The problem with C++ is it’s harder to write good optimal code so in the real world, you might find Python would do just fine. You normally need a lot less code with Python too.

The Maxwell SDK probably won’t be of any use in this case unless by some miracle it’s possible to get anything to read Blender’s binary files so you will likely have to get Blender’s scenes exported to Maxwell compatible format. From what I hear in the pro industry, some people just export geometry like you’ve been doing to OBJ. Then they write shaders manually and use Python to link the shaders to the objects. Then render in another renderer.

It would be nice to have an easy way to do it but Blender doesn’t give you access to all the necessary data through Python. That’s why Renderman exporters have problems. There was a presentation at the Blender conference about it so maybe there will be a rewrite that allows exporters to be written more easily.


(theeth) #12

You could always make a Python/C module to interface Blender with Maxwell’s C++ SDK.

That wouldn’t be an easy task though.

Martin


(Kid Tripod) #13

Slightly OT, but very true. Some creature guys I know work by having a bundle of splines in Maya which they animate, which gets exported to their custom dynamics system, which then goes through a custom procedural modelling system (in their case for feathers, lots of them, all with just geometry) which pumps out a renderman scene, which then produces about 80 million layers for the compositing teams to play with.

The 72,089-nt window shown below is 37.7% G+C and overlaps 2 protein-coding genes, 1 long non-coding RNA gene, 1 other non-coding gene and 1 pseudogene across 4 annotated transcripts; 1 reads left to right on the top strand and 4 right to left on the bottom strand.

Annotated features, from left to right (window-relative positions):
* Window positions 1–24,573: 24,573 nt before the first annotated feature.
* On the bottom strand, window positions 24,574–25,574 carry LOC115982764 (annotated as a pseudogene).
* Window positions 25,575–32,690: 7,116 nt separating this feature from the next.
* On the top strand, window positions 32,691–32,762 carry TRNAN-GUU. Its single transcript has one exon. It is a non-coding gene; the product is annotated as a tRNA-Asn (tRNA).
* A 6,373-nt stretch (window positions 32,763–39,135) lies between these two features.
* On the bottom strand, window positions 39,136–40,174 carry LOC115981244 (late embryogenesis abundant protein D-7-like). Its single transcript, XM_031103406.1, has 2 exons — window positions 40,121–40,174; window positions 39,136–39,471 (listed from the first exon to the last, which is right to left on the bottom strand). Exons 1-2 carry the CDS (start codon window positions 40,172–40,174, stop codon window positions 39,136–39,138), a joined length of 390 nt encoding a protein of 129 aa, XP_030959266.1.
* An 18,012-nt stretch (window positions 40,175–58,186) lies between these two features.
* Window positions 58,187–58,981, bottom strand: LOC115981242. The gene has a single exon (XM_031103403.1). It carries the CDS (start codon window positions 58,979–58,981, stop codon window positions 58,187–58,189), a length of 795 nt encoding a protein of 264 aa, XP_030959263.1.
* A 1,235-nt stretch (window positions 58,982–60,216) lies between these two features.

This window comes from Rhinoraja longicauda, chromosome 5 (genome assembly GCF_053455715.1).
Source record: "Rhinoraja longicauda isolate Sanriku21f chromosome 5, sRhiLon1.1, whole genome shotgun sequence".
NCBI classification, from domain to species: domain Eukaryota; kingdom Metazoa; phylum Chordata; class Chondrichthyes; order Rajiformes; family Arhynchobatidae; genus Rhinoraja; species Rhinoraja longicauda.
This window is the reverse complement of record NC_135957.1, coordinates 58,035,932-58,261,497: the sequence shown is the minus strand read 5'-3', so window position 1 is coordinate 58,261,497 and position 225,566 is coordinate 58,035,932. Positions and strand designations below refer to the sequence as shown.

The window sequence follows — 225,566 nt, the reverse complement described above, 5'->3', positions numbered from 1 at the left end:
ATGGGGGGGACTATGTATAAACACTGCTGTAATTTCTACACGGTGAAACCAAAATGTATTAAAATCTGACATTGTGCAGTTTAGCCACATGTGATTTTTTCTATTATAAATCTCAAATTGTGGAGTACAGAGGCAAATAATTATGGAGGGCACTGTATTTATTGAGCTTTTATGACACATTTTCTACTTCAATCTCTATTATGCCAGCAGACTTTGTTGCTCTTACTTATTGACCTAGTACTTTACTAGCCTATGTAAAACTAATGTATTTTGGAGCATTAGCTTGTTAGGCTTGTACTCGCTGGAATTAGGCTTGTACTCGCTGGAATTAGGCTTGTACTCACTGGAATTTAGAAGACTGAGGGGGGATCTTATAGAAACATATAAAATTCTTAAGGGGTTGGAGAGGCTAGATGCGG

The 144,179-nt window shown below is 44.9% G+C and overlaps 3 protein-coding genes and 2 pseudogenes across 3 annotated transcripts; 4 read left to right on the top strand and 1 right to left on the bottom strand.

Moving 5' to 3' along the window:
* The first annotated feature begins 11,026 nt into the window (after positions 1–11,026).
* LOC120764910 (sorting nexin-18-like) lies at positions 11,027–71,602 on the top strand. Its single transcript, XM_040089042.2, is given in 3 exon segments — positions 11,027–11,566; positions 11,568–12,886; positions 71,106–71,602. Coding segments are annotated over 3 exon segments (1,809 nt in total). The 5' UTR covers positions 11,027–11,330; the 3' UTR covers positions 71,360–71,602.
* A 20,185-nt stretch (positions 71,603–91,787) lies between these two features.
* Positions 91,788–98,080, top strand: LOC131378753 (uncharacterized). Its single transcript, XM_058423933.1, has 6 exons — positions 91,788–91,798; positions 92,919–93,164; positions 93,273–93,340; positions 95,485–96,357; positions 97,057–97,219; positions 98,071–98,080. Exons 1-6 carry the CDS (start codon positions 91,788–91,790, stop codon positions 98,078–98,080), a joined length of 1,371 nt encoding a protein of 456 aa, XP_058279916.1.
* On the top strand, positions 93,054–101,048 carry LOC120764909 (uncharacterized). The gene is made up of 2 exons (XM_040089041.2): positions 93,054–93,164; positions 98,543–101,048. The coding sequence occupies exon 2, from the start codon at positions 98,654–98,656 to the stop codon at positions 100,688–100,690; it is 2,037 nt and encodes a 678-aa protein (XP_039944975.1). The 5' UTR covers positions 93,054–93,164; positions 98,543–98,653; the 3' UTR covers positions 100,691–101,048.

Was taking about 3 hours per frame. And most of that was the dynamics, not the rendering.


(sonix) #14

My first tests with Maxwell render.

http://www.elysiun.com/forum/viewtopic.php?t=53201&start=0&postdays=0&postorder=asc&highlight=

Until a Blender plugin is written, I’m going to be using 3DSMax 7 for assigning the materials as SketchUp’s material interface with Maxwell is very limited.

Tim.


(SamAdam) #15

okay, how about this:

I will write a plugin for you, if you give me your serial number.

:wink:

sorry, I could do it, but I am quite busy at the moment.


(sonix) #16

pmsl, nice try mate :smiley: I’m in no rush. Hopefully Next Limit will be working on a plugin for Blender, but nothing confirmed yet.

Sonix.


(juanjavier) #17

—Tim: awesome renderings…BTW…Would you mind to share how modelling of the ‘full-of-cubes’ wall was made? The results are beautiful.

Cheers.
JuanJavier


(sonix) #18

—Tim: awesome renderings…BTW…Would you mind to share how modelling of the ‘full-of-cubes’ wall was made? The results are beautiful.

Cheers.
JuanJavier[/quote]

Hi, the images made on the Maxwell gallery, used a Greeble script for 3DSMax. I used SketchUp’s Push/pull tool after adding a cube, as I didn’t have the script at the time.

I just kept adding more cubes in as random manner as I could. I then duplicated and rotated this 4 times to make a bigger scene. A similar scene could easily be created with Blender, using AO or Yafray to render. There’s a small amount of DOF as I haven’t got to grips with the whole bluring system yet and this was a quick test. :smiley:

Hope this helps,

Tim.


(sonix) #19

Finaly Next Limit have given a release date for Maxwell 1.0, since the 31st October date has passed with no release.

Refinements for release 1.0:-

Huge reduction in noise levels.
Up to 10x faster render times.
No render time increase for complex models.
To be released on 22nd Novemeber.

Up to 10x faster. :o :o :smiley:

Roll on the 22nd. :smiley:

Sonix.


(Lando) #20

Pretty cool Sonix. Personally I wouldn’t pay that much money for the renderer but those renders are really nice. I’m looking foward to seeing the better and longer renders.

BTW, does anyone here still remember me? The guy who did the StarGate a while back? No? :frowning:

-Lando